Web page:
Before the Thanksgiving holiday, I wrote a post about why you should eat whatever you please on Thanksgiving and not feel guilty about it in any way. The next topic I have a big issue with is the idea of getting back on track after the holiday.
On its surface, this seems like a completely fine message. What's wrong with getting back on track after a weekend of indulgence? Nothing, really. It is more the underlying message: you messed up and you owe payment for your crimes.
The biggest issue with this message is that it presumes to know your goals and what you want out of this time of year. In this video I talk about how trying to start focusing on nutrition during Thanksgiving, a holiday centered on food, is like trying to stop drinking while going to a bar, a location centered on alcohol. It just doesn't make any sense.
The real question here is if your holiday weekend was truly "off track" - or was it just focused on a different goal? As a personal anecdote, I shared an extra meal and glass of wine with my dad, his wife, and my wife this weekend that my physical health probably didn't need. But you know what? The biggest lesson I learned from losing my mom was that those memories and times are fleeting and should be cherished. That conversation was good for my heart and it was good for my soul. Doesn't that matter for your health, too? It was that rare occurrence in 2019 when no one had their phone, no one was rushing to the "next thing" and we were all just present and enjoying the company. This weekend, my mental health mattered more than my immediate physical health. Which leads to my next point...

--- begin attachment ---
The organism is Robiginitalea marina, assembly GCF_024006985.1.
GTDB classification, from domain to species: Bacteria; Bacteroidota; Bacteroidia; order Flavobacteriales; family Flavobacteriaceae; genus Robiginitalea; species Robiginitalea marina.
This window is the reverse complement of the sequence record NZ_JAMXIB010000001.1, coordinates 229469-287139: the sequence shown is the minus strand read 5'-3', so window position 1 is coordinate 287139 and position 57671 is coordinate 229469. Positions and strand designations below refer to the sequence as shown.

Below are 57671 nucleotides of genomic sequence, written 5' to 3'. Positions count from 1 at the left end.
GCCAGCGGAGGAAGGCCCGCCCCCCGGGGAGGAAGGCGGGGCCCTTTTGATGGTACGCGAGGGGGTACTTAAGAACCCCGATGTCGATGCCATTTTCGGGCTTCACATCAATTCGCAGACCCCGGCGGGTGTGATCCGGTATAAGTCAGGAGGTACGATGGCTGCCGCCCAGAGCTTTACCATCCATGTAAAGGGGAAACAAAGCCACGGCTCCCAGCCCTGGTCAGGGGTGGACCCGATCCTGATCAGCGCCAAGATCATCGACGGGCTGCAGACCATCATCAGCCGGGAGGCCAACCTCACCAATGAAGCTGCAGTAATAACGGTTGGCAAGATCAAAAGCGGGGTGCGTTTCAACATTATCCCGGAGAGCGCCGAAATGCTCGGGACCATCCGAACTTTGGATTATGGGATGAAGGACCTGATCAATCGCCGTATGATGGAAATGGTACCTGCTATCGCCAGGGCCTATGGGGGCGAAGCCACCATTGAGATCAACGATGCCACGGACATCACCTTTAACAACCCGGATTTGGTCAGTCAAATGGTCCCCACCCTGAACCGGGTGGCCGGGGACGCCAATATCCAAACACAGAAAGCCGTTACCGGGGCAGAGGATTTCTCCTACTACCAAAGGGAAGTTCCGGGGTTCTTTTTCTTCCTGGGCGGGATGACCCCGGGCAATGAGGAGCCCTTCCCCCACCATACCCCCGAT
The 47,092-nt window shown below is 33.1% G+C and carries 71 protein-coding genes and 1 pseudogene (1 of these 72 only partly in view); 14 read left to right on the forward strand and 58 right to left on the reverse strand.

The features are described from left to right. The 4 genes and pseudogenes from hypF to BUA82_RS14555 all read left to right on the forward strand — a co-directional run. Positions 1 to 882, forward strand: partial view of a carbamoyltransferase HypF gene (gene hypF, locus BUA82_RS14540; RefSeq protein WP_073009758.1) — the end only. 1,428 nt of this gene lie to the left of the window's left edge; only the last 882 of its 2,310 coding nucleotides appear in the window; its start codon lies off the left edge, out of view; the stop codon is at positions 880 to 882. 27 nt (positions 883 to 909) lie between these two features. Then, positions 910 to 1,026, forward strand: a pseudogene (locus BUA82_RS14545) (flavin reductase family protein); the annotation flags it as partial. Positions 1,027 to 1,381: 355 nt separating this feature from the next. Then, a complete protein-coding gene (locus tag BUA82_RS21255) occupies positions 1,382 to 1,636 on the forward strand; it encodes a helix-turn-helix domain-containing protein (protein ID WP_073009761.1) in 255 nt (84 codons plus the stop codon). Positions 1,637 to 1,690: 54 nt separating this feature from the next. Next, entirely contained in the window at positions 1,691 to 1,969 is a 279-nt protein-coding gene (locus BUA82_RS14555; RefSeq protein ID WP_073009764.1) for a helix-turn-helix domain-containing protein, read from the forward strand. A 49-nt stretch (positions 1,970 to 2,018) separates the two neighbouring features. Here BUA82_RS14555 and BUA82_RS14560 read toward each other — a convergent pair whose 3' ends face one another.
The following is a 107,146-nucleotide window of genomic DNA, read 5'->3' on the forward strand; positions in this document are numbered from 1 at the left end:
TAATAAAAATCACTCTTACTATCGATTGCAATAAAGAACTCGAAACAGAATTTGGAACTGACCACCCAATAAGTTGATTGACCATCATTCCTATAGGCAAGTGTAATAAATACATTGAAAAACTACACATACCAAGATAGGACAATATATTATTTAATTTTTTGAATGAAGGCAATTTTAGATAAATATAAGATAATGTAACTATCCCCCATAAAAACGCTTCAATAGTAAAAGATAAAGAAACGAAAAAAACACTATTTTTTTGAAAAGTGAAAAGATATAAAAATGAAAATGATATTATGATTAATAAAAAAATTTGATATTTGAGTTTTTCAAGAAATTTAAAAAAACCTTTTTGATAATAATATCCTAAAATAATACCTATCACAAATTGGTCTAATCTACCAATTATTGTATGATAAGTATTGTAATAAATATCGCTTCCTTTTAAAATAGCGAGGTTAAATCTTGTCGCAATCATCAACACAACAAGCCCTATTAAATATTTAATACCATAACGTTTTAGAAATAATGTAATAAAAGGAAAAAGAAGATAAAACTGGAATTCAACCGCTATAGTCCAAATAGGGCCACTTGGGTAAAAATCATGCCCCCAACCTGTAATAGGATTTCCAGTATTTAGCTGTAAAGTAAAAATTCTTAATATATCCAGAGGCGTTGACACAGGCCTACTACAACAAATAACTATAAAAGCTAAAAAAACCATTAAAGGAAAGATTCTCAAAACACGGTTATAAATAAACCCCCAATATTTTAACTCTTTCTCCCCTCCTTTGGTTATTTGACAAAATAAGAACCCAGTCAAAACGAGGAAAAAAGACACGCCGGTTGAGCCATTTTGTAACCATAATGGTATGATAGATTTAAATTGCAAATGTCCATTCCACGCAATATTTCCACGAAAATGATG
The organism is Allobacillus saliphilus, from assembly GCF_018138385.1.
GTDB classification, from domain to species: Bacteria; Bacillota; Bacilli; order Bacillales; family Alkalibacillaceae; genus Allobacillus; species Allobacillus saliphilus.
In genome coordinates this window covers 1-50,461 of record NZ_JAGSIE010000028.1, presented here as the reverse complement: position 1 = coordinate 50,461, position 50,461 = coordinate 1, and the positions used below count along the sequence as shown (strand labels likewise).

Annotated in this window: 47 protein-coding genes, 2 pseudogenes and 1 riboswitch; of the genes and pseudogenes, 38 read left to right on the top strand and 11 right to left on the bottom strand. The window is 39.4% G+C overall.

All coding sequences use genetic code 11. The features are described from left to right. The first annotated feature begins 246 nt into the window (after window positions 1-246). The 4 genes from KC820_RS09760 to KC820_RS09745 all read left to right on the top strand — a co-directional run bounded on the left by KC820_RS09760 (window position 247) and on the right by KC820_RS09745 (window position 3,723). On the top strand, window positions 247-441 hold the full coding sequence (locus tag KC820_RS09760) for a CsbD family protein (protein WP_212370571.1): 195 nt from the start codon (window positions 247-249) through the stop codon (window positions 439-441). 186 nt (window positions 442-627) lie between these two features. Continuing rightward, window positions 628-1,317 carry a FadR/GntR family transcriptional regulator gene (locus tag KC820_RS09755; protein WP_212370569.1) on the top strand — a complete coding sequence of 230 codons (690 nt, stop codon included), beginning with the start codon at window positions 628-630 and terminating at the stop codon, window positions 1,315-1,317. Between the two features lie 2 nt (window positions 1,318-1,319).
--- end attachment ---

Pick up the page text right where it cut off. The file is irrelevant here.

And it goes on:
For most of the year, my health and fitness goals revolve around staying lean, feeling energized, and improving my performance in workouts and real life. I want to be able to do my own yard work, enjoy water sports in the summer, and be able to be active in any situation. The holiday season is different.
The holidays are the one time per year my family all gets together - and we have some legitimate nostalgia built around the foods at these reunions; I bet you do as well. So my goal for these specific times (Thanksgiving, Christmas, and New Years for my family) are different than my goals the rest of the year. During these weeks, I focus on strong relationships and soaking in the time and memories with my family - like the one I mentioned above.
Now, you may be thinking, "That's strange - is Joe saying I should neglect my health during the holidays?" ABSOLUTELY NOT. I'm saying the exact opposite. Research has shown that having healthy relationships is a leading indicator of long term health. In fact, people with healthy relationships develop healthier habits (such as eating whole, unprocessed food, and exercising), have lower stress levels, and even are more resistant to the common cold. In a strange way, sharing a piece of pie with your grandma may actually help you become your healthiest self. Imagine that.
The reason I hate the "get back on track" message is because it's short sighted and presumes that everyone is trying to stay lean and prioritize their physical health number one throughout the holiday season. The fact is many of you are balancing a huge list of responsibilities throughout the holiday season and adding stress from food guilt about enjoying a holiday cookie with your family is counter intuitive. You don't need to "get back on track"; you need to simply act in accordance with the goal you've put forth for the week. If it's a normal week in December and you don't have a holiday party to attend, then treat it like a normal week in June. Eat healthy. Go to the gym. Get your sleep. And keep in mind that you dropping your physical health habits for a couple of days or weekends during the holidays to fully connect with your family and friends isn't a crime. It's good for your mental health - which in the long run is good for your physical health, too. So don't beat yourself up - you were never "off track" in the first place.